Image source: Pixabay.com

This special blog was authored by our dear colleague and friend, Leanne Manning who lost her battle with cancer on April 9, 2021. Leanne dedicated 34 years of her life’s career to Nebraska Extension, and to the Learning Child Interest Group. Leanne was passionate about education, helping others through educational programming, and watching youth develop into their potential. She loved spending time outdoors in nature and watching blue birds. Leanne will be missed, but her work will live on in those who knew her well and had the opportunity to be instructed in her care. This is the last blog she had written and requested that it be published in June 2021. Thank you and a fond farewell to Leanne Manning.

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Remember when you were a kid and you had fun playing in the mud?  Turns out that was good for you!  Some of the benefits* of playing in the mud follow.

  1. The bacteria, Mycobacterium Vaccae, found in the soil or mud, has been found to reduce anxiety and increase serotonin (the endorphin that is used to regulate mood and makes you feel happy) in the brain.
  2. Mud play increases brain activity by stimulating a child’s senses.
  3. When children play in the mud outdoors, physical activity increases which helps children maintain a healthy lifestyle.
  4. Regular exposure to mud will reduce a child’s vulnerability to depression.
  5. Mud play reduces allergies and asthma symptoms.
  6. By experiencing outdoor mud play, children learn a sense of self and belonging in the natural world around them.  It provides a chance to explore nature, ground themselves, and learn to care for their world.
  7. Children exposed to playing in the mud have more opportunities to be creative.  There is no end to the amount of games and uses for mud in child’s play.  This can lead to an increased ability to problem solve, think critically, and be innovative.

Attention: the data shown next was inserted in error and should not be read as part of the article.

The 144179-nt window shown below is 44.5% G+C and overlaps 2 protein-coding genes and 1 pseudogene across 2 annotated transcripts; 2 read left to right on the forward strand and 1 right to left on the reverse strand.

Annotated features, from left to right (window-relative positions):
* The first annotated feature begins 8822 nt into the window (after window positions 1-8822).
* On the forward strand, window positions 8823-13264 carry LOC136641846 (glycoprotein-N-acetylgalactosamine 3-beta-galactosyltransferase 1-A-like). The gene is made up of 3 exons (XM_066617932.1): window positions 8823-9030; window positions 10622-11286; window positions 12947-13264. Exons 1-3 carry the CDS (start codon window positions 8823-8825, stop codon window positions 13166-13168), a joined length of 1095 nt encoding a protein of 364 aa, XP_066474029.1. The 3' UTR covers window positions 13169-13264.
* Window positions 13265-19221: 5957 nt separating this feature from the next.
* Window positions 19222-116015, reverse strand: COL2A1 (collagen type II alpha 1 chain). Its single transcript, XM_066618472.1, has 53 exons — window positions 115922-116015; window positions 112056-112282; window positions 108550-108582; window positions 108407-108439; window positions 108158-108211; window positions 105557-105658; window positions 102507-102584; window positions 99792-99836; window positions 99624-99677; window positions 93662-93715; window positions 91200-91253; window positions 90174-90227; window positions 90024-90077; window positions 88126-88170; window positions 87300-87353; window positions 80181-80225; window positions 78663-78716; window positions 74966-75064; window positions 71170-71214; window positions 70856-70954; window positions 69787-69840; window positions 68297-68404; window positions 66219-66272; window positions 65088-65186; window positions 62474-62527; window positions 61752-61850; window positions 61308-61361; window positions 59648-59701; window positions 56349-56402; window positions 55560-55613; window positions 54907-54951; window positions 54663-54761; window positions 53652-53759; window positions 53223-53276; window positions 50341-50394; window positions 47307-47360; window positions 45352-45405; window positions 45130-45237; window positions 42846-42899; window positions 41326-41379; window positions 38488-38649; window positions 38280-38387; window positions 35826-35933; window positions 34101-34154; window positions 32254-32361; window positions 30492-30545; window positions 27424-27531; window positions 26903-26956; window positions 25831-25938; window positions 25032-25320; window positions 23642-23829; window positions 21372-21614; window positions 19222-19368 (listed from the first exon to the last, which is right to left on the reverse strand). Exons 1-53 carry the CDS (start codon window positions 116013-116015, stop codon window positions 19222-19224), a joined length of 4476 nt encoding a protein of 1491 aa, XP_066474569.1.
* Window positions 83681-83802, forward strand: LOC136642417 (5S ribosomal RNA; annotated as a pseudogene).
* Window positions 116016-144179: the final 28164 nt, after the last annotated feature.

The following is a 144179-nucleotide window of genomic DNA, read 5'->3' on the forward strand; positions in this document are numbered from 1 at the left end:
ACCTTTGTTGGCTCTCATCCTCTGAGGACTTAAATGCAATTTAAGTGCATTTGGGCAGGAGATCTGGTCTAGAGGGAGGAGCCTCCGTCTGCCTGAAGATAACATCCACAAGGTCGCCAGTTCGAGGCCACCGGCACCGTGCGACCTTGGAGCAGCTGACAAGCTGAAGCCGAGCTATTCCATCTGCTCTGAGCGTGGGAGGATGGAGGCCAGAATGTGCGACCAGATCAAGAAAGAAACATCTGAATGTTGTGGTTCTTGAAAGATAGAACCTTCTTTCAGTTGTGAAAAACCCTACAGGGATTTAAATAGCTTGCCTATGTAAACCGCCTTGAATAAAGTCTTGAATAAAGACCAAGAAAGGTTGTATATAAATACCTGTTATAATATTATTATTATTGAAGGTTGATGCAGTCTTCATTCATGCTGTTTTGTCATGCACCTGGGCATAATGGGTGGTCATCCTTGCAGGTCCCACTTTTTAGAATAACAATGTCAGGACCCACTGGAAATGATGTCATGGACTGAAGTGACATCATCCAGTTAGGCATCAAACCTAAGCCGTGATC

Ideas to get kids involved in mud play are:  

  • mud hand-prints or footprints,
  • use fingers, paintbrushes, or old kitchen tools like potato mashers to paint or make prints,
  • hang a large white sheet and have kids throw mud balls at it to create splatter painting,
  • set up a mud kitchen with pots, pans, and more to make mud pies or other culinary creations such as mud stew,
  • use a plastic kiddie pool and create a mud pit supplying them with shovels, bowls, and spoons for digging and let the children squish mud through their bare toes in the mud pit,
  • make mud castles or mud bricks,
  • make mud buddies by forming mud into people or pets.

   Ask children questions that help them think about what is happening during this experience such as: What would happen if we used sand instead of mud? What would happen if we left this mud out in the sun? What would happen if we added more water?  At Prince Edward Island in Canada, they use their famous red mud to dye t-shirts.  Maybe you could experiment with mud dying on inexpensive pieces of fabric with the children.

   Clean up after mud play can be as much fun as playing in the mud.  Take a garden hose and have children hose off.  There is no better time than now to go outside and have some fun playing in the mud….it is good for you!  International Mud Day is Tuesday, June 29, 2021…have fun getting dirty!

*Source:  https://natureplayqld.org.au/

LEANNE MANNING, EXTENSION EDUCATOR | THE LEARNING CHILD

Peer Reviewed by Lynn DeVries, Sarah Roberts, and Erin Kampbell, Extension Educators, The Learning Child

Make sure to follow The Learning Child on social media for more research-based early childhood education resources!

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